p11 Toothbrushes.

Ordinary or traditional-style toothbrushes or any of the equivalents below

are essential for successful cleaning of the teeth and gums. I have some

reservations about electric toothbrushes which I will discuss later.

How a toothbrush works.

Remember from page7 that to successfully dislodge the film covering teeth and gum, it was necessary to sweep upwards across the gum on and up over the teeth (and the opposite at the top). The intention is to do this job as easily as possible (and as quickly too - this job, however necessary, is not exciting enough to want to spend all day on). An ordinary toothbrush is the only tool I've yet come across which achieves all the needed actions in one sweep.

It is the action of the tip of the brush filament or bristle on the surface of the gum which provides sufficient pressure to dislodge the covering film.

The tip of the filament is narrow enough to allow even those with weakened arm or hand muscle power to carry across the gum surface effectively without damage. If the brush is used incorrectly damage to the tooth and gum is likely or inevitable.

Use as described on page7 on Rocaline's teeth, even a strong person cannot damage anything!

Design of brush.

I don't think this matters much. Like so many things in life - try them out. See which brush feels most comfortable for you to hold to:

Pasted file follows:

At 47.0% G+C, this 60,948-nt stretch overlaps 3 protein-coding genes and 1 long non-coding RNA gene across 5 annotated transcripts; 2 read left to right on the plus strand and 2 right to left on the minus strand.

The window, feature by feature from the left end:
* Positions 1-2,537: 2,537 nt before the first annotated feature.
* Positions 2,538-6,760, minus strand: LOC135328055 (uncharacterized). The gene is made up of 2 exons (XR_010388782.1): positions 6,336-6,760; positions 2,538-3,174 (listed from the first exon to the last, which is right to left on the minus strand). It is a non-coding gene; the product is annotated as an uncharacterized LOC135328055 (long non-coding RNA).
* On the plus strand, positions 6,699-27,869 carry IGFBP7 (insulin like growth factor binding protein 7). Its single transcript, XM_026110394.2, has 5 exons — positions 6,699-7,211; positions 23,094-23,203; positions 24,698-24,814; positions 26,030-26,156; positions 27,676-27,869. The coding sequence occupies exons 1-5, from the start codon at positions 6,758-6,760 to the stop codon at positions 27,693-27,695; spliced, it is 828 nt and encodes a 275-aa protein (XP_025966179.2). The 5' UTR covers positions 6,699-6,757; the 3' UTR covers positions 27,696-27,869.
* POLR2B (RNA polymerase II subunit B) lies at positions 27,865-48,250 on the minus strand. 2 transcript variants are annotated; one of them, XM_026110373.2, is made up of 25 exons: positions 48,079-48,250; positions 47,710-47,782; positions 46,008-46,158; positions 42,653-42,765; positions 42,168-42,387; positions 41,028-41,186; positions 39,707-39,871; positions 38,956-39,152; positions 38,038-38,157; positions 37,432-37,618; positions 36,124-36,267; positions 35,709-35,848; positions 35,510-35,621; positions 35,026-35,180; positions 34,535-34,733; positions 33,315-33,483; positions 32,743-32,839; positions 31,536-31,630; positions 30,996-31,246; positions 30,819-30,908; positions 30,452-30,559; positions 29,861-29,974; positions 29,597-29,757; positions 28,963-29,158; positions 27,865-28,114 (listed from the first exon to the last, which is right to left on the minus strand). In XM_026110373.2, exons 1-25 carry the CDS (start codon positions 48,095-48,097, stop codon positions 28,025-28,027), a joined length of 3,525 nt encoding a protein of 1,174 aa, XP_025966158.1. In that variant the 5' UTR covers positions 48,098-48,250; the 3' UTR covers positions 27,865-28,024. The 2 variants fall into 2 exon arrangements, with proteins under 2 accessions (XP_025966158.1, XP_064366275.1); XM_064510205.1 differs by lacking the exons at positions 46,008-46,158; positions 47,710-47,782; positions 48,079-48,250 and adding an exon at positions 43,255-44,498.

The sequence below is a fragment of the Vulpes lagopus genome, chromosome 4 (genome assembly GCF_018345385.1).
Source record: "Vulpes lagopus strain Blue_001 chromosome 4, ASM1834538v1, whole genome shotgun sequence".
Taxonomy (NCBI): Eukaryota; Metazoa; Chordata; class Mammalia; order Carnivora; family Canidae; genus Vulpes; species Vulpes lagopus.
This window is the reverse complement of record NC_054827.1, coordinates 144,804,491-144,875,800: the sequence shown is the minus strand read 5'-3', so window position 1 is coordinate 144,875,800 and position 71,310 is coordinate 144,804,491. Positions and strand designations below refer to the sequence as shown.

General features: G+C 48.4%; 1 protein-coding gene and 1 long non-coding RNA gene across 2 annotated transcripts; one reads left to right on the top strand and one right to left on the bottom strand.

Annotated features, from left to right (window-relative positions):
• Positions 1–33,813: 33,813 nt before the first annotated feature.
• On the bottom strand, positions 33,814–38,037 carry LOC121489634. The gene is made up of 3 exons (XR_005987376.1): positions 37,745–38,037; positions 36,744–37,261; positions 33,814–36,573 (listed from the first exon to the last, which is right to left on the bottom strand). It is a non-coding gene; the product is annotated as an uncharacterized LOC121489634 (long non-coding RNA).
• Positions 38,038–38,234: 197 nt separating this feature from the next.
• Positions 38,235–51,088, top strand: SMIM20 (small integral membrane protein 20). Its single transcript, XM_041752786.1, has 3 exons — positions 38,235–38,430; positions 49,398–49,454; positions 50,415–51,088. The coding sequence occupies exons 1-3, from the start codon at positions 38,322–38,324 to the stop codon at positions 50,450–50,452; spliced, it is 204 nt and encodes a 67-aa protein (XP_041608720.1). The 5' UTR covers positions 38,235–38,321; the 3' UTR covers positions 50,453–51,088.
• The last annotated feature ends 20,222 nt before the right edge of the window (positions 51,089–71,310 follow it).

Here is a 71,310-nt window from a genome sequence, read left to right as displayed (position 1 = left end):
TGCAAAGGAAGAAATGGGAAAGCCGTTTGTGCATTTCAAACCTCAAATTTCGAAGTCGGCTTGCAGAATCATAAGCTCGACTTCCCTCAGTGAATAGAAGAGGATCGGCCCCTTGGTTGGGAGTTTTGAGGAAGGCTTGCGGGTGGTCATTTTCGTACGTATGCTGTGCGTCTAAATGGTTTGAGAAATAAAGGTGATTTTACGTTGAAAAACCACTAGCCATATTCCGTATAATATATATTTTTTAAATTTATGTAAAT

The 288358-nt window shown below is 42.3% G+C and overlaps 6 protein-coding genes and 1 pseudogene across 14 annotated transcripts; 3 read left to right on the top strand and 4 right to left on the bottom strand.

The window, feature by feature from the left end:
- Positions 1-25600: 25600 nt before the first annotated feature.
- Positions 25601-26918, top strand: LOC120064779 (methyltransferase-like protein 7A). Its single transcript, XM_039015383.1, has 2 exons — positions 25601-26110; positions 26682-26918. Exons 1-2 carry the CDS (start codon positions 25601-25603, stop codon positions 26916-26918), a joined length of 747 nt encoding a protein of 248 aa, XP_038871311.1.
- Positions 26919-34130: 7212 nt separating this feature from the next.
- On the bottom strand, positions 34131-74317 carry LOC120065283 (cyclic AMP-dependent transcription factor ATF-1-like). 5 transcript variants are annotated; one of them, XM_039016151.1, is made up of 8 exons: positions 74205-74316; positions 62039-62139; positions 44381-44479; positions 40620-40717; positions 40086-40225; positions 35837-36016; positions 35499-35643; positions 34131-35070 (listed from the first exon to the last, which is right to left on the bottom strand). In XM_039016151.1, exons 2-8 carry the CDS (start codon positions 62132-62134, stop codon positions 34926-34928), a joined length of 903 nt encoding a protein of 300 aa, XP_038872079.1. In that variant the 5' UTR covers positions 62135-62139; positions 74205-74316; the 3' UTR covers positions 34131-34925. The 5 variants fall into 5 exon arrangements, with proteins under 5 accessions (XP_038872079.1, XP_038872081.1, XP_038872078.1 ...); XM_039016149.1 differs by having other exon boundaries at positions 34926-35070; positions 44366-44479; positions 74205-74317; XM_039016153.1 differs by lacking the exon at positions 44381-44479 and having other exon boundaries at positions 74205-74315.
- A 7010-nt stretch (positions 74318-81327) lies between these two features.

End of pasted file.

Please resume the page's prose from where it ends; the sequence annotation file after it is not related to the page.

get to the areas you need to; apply enough tip pressure; not too big for narrow bits; not too small for large areas; can be held in either hand. 

Some brushes have special grips or chunkier handles. Like before - try them all out. You'll be doing this brushing thing for probably longer than anything else in your life so you should make it as easy (and fun?) as you can! As long as you can achieve the end result without damage, it's your personal choice.

The most stylish brush I've seen was bought for me from The Design Centre in London many years ago. It was useless for my teeth though it would be fine for many people. It had a small head and a sweeping, graceful handle - cost a lot too, I remember - the equivalent of about £12 Sterling now. I've still got it. But because I liked its appearance, I only used it the once.


index page1 www.dentistryopinions.com